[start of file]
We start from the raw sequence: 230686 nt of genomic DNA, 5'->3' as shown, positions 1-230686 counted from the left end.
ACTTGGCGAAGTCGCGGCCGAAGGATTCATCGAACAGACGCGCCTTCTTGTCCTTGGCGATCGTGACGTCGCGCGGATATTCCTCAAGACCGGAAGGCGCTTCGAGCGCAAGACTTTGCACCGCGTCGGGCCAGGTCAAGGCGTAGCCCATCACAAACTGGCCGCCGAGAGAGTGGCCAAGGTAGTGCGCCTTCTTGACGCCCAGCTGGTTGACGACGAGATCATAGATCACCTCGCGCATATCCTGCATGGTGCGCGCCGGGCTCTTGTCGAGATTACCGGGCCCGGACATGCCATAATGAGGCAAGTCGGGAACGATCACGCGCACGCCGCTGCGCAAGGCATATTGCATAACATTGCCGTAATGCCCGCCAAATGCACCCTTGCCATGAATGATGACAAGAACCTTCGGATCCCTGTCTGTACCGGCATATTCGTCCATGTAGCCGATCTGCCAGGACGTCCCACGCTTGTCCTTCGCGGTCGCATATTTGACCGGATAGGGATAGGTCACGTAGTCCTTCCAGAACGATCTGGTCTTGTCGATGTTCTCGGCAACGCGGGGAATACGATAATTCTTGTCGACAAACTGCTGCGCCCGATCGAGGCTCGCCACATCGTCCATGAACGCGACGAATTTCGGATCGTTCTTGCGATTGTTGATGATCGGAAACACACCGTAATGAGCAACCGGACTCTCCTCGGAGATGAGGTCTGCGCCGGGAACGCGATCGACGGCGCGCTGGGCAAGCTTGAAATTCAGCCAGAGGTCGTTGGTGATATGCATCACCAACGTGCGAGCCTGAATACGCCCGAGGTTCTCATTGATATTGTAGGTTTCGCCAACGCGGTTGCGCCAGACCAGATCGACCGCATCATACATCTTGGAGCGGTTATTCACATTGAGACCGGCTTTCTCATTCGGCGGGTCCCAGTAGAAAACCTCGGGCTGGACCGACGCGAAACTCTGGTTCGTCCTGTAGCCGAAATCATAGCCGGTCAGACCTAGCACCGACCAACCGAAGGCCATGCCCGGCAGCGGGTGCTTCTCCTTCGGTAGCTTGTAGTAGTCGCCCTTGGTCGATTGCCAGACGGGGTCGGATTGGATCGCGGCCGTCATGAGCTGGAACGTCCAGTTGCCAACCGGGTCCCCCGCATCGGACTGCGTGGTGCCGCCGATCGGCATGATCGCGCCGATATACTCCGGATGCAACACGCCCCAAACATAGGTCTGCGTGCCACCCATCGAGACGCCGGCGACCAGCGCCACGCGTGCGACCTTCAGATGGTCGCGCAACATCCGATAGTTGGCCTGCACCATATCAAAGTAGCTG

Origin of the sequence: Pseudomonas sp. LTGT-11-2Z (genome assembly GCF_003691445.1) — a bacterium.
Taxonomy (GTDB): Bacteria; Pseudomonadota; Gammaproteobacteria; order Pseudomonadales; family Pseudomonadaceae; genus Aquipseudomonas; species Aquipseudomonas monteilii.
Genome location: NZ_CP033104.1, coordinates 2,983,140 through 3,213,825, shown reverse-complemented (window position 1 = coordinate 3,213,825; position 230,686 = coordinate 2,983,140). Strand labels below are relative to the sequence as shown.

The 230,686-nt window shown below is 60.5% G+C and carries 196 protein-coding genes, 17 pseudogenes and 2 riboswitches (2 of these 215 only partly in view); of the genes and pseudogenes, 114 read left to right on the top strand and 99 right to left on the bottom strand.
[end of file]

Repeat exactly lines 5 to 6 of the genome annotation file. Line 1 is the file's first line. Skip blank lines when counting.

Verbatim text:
Genome location: NZ_CP033104.1, coordinates 2,983,140 through 3,213,825, shown reverse-complemented (window position 1 = coordinate 3,213,825; position 230,686 = coordinate 2,983,140). Strand labels below are relative to the sequence as shown.

The 230,686-nt window shown below is 60.5% G+C and carries 196 protein-coding genes, 17 pseudogenes and 2 riboswitches (2 of these 215 only partly in view); of the genes and pseudogenes, 114 read left to right on the top strand and 99 right to left on the bottom strand.